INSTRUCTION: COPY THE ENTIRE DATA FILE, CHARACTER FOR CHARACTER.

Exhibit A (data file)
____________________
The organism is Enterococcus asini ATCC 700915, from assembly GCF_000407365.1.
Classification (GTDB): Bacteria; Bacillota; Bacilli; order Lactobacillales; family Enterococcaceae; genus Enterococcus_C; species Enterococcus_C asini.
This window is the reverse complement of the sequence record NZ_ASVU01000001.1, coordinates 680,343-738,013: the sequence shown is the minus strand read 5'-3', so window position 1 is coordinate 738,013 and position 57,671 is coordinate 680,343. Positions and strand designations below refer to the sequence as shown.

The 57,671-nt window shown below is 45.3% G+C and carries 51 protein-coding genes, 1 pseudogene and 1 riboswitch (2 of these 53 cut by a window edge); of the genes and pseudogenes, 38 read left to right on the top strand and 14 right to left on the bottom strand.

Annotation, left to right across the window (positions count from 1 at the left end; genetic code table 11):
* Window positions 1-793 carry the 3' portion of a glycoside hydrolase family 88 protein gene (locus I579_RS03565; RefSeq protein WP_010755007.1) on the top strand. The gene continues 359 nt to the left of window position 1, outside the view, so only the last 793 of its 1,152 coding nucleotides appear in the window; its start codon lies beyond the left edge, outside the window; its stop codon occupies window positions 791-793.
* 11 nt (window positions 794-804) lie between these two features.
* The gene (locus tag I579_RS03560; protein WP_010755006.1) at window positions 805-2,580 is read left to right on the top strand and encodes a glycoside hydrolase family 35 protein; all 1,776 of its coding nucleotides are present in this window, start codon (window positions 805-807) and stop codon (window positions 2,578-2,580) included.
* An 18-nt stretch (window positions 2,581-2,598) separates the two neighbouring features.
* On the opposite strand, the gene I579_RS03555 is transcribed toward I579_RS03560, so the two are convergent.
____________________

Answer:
The organism is Enterococcus asini ATCC 700915, from assembly GCF_000407365.1.
Classification (GTDB): Bacteria; Bacillota; Bacilli; order Lactobacillales; family Enterococcaceae; genus Enterococcus_C; species Enterococcus_C asini.
This window is the reverse complement of the sequence record NZ_ASVU01000001.1, coordinates 680,343-738,013: the sequence shown is the minus strand read 5'-3', so window position 1 is coordinate 738,013 and position 57,671 is coordinate 680,343. Positions and strand designations below refer to the sequence as shown.

The 57,671-nt window shown below is 45.3% G+C and carries 51 protein-coding genes, 1 pseudogene and 1 riboswitch (2 of these 53 cut by a window edge); of the genes and pseudogenes, 38 read left to right on the top strand and 14 right to left on the bottom strand.

Annotation, left to right across the window (positions count from 1 at the left end; genetic code table 11):
* Window positions 1-793 carry the 3' portion of a glycoside hydrolase family 88 protein gene (locus I579_RS03565; RefSeq protein WP_010755007.1) on the top strand. The gene continues 359 nt to the left of window position 1, outside the view, so only the last 793 of its 1,152 coding nucleotides appear in the window; its start codon lies beyond the left edge, outside the window; its stop codon occupies window positions 791-793.
* 11 nt (window positions 794-804) lie between these two features.
* The gene (locus tag I579_RS03560; protein WP_010755006.1) at window positions 805-2,580 is read left to right on the top strand and encodes a glycoside hydrolase family 35 protein; all 1,776 of its coding nucleotides are present in this window, start codon (window positions 805-807) and stop codon (window positions 2,578-2,580) included.
* An 18-nt stretch (window positions 2,581-2,598) separates the two neighbouring features.
* On the opposite strand, the gene I579_RS03555 is transcribed toward I579_RS03560, so the two are convergent.